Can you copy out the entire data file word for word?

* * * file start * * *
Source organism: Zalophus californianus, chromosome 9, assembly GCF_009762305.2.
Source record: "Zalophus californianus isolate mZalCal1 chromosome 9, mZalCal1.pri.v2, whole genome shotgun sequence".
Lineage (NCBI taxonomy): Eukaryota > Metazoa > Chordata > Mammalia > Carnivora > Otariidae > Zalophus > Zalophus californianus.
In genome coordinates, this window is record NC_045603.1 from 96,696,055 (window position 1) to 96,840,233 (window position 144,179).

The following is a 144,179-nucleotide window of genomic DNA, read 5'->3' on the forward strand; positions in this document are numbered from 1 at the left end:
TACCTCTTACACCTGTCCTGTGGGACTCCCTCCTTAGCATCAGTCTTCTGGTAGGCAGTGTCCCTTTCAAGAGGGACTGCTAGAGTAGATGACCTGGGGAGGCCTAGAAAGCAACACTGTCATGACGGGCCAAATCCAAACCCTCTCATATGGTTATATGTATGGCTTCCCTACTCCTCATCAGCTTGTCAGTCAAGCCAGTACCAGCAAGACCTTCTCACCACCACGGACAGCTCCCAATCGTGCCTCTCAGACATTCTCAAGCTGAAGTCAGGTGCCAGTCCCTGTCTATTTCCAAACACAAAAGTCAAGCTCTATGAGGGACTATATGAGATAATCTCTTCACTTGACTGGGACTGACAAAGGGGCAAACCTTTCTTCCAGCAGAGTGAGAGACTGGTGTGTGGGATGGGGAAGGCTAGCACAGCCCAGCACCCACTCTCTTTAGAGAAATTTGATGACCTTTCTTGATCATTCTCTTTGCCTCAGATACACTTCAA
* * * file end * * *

Source organism: Zalophus californianus, chromosome 9, assembly GCF_009762305.2.
Source record: "Zalophus californianus isolate mZalCal1 chromosome 9, mZalCal1.pri.v2, whole genome shotgun sequence".
Lineage (NCBI taxonomy): Eukaryota > Metazoa > Chordata > Mammalia > Carnivora > Otariidae > Zalophus > Zalophus californianus.
In genome coordinates, this window is record NC_045603.1 from 96,696,055 (window position 1) to 96,840,233 (window position 144,179).

The following is a 144,179-nucleotide window of genomic DNA, read 5'->3' on the forward strand; positions in this document are numbered from 1 at the left end:
TACCTCTTACACCTGTCCTGTGGGACTCCCTCCTTAGCATCAGTCTTCTGGTAGGCAGTGTCCCTTTCAAGAGGGACTGCTAGAGTAGATGACCTGGGGAGGCCTAGAAAGCAACACTGTCATGACGGGCCAAATCCAAACCCTCTCATATGGTTATATGTATGGCTTCCCTACTCCTCATCAGCTTGTCAGTCAAGCCAGTACCAGCAAGACCTTCTCACCACCACGGACAGCTCCCAATCGTGCCTCTCAGACATTCTCAAGCTGAAGTCAGGTGCCAGTCCCTGTCTATTTCCAAACACAAAAGTCAAGCTCTATGAGGGACTATATGAGATAATCTCTTCACTTGACTGGGACTGACAAAGGGGCAAACCTTTCTTCCAGCAGAGTGAGAGACTGGTGTGTGGGATGGGGAAGGCTAGCACAGCCCAGCACCCACTCTCTTTAGAGAAATTTGATGACCTTTCTTGATCATTCTCTTTGCCTCAGATACACTTCAA